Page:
2014 Coastal Community Resilience Grants Awarded
On April 4, Massachusetts Energy and Environmental Affairs (EEA) Secretary Rick Sullivan announced nearly $1 million in funding through CZM’s Coastal Community Resilience Grants Program to support local climate preparedness efforts to address the effects of coastal storms, flooding, erosion, and sea level rise. The 10 grant recipients are the communities of Barnstable, Boston, Brewster, Gloucester, Hingham, Hull, Oak Bluffs, Provincetown, Salem, and Weymouth. Projects include local efforts to increase awareness of climate impacts, identify vulnerabilities, and implement measures to increase community resilience. For more information on this year’s Coastal Community Resilience Grants, see the EEA press release.
Each year, Massachusetts coastal cities and towns experience coastal storm damages to property, infrastructure, and natural resources, along with associated economic disruptions. These impacts are projected to worsen and broaden with the effects of climate change. To help communities address these issues, the Massachusetts Office of Coastal Zone Management (CZM) is administering the Coastal Community Resilience Grant Program through its StormSmart Coasts program. This new grant program provides financial and technical resources to advance new and innovative local efforts to increase awareness of climate impacts, identify vulnerabilities, and implement measures to increase community resilience (i.e., the ability to endure impacts associated with coastal storms and the effects of erosion, flooding, and sea level rise and to respond, recover, and adapt to consequences).
For more on the Coastal Community Resilience Grant Program, see:
- Eligible Municipalities
- Eligible Projects
- Background Information to Support Proposal Development
- Deadlines and Timeline
- Funding Levels
- Proposal Requirements
- Contact Information
The Coastal Community Resilience Grant Program is open to the 78 municipalities located within the Massachusetts coastal zone. (See CZM coastal communities for a full list.) While proposals must be submitted by cities or towns, municipalities are encouraged to partner with nonprofit or regional planning partners.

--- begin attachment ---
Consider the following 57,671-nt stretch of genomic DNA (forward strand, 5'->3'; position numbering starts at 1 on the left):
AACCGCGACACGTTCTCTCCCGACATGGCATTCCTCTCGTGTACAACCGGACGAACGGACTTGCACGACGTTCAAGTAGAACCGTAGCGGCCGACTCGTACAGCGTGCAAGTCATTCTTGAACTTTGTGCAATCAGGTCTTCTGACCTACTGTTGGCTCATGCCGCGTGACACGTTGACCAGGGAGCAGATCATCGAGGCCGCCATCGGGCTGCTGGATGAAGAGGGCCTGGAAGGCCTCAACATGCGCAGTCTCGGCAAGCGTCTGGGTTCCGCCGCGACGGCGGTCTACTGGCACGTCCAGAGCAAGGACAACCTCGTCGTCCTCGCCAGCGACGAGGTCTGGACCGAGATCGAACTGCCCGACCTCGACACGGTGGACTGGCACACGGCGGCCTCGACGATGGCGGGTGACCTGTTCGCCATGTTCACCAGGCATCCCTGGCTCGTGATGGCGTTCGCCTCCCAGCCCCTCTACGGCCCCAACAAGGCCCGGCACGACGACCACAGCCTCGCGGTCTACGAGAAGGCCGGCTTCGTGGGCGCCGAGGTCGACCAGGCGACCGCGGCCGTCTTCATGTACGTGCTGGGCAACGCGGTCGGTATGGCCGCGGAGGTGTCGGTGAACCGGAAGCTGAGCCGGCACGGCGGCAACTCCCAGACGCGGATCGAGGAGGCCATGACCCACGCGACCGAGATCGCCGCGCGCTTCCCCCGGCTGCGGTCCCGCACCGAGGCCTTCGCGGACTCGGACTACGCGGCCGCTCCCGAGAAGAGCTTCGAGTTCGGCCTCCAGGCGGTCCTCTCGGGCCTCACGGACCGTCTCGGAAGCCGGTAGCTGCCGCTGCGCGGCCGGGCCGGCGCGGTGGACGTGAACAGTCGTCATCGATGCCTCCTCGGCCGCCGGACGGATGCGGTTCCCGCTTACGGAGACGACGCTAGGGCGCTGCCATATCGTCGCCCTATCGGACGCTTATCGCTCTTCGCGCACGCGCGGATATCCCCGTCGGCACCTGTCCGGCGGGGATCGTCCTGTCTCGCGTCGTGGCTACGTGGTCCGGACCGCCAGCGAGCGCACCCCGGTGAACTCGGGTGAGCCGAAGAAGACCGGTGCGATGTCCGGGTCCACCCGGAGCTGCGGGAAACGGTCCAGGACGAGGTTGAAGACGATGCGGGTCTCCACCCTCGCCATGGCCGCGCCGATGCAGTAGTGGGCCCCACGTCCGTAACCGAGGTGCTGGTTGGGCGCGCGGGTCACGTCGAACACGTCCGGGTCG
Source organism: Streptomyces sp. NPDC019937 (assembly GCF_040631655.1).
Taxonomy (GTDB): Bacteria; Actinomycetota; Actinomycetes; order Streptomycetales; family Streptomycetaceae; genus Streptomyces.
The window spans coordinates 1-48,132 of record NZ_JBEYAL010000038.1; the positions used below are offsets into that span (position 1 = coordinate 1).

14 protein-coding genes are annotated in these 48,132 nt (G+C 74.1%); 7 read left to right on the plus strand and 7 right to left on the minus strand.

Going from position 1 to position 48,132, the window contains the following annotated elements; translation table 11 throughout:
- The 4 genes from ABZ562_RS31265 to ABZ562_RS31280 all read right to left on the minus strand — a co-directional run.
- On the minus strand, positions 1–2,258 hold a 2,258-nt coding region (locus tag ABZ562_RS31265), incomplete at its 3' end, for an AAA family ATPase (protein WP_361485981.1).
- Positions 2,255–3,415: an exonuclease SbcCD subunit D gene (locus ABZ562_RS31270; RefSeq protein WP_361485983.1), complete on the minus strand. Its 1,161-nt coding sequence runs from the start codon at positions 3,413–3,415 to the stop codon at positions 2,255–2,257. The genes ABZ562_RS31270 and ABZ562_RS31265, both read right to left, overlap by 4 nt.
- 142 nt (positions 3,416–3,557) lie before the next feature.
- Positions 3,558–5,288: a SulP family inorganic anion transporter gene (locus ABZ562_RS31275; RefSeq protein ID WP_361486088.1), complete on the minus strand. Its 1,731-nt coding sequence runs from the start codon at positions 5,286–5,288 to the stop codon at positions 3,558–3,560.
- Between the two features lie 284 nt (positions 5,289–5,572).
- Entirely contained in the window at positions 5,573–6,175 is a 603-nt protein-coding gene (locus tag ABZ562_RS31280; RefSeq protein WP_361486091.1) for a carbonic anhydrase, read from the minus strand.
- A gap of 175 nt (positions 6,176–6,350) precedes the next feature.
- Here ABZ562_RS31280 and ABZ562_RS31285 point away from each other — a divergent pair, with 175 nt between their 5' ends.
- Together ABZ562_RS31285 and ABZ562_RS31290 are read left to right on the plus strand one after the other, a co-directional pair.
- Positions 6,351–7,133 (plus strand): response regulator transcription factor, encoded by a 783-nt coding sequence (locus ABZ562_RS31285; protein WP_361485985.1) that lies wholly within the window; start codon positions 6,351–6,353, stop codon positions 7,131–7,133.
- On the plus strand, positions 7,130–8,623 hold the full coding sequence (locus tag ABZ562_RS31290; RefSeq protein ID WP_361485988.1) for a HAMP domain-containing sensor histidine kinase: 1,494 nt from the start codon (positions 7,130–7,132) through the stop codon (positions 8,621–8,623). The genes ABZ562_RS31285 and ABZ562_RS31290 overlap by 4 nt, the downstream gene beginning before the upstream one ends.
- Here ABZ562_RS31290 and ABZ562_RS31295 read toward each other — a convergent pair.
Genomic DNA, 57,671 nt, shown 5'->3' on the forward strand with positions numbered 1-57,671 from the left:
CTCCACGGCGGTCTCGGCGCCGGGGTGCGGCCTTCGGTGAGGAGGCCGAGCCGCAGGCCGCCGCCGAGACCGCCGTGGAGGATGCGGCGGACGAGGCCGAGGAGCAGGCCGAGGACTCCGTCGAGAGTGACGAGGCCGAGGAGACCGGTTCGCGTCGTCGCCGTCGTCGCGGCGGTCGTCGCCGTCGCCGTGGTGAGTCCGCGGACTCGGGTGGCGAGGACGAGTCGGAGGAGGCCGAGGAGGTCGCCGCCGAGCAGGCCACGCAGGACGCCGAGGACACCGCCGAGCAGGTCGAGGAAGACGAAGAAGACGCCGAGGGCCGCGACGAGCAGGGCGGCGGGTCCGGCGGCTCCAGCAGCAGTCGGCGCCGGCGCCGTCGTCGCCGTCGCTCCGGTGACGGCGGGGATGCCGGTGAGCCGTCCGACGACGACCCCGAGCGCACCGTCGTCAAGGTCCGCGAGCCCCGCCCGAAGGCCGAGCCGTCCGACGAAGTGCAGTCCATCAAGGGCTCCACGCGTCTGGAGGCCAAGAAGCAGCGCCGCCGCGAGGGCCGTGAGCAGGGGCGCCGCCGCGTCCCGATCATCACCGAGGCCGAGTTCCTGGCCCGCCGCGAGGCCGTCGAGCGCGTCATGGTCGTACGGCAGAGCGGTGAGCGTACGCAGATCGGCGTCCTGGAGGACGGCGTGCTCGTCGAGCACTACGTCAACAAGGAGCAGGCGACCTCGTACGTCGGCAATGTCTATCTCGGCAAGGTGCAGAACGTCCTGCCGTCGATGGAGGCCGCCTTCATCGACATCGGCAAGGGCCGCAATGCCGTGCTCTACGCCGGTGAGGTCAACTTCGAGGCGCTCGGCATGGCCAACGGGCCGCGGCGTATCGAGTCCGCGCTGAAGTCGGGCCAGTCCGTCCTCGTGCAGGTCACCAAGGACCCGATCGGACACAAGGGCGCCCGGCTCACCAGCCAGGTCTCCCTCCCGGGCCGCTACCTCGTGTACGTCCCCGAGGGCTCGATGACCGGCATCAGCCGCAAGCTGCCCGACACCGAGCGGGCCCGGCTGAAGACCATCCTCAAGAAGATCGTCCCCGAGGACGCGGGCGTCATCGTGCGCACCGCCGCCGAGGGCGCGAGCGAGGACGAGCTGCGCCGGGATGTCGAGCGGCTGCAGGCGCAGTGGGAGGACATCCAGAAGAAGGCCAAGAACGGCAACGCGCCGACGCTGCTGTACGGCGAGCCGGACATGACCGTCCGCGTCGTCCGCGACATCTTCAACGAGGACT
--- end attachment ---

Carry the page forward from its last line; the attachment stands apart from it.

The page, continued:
Projects must implement one (or more) of these five StormSmart climate adaptation actions:
- Conducting public education and awareness or other communication initiatives - Communication projects to increase public understanding of climate impacts and support for management measures and other adaptation actions. Creativity and project longevity are strongly encouraged.
- Assessing vulnerability and risk - Vulnerability and risk assessment projects to evaluate and map vulnerable critical facilities, public infrastructure, other development, and natural resources using reasonable techniques and climate projections for the study areas. Consideration of human and natural system dynamics is strongly encouraged.
- Identifying and implementing management measures, standards, or policies - Projects that work to review, draft, and implement recommended new or amended local ordinances, bylaws, and other tools that can be used to reduce future vulnerabilities. Projects that include plans for formal local adoption are strongly encouraged.
- Redesigning to accommodate changing conditions - Engineering projects will produce construction designs and plans to retrofit municipal facilities and infrastructure (e.g., wastewater treatment plants, stormwater systems, tide gates, and pump stations) and other assets with significant public services and benefits to function properly given higher tides, greater storm surges, and more intense precipitation.
- Enhancing natural storm-damage protection - Green infrastructure projects will produce plans and implement projects that serve to restore, enhance, or re-create the natural storm surge and flood protection services provided by public beach systems, including berms, dunes, and banks. Projects that propose to add sediment to armored beaches, or those with seawalls and revetments, to restore the dry beach and reduce erosion impacts on neighboring properties are strongly encouraged.
Click on the links below to view past Coastal Resilience project summaries:
CZM encourages applicants to review the following information when developing a proposal for this grant program: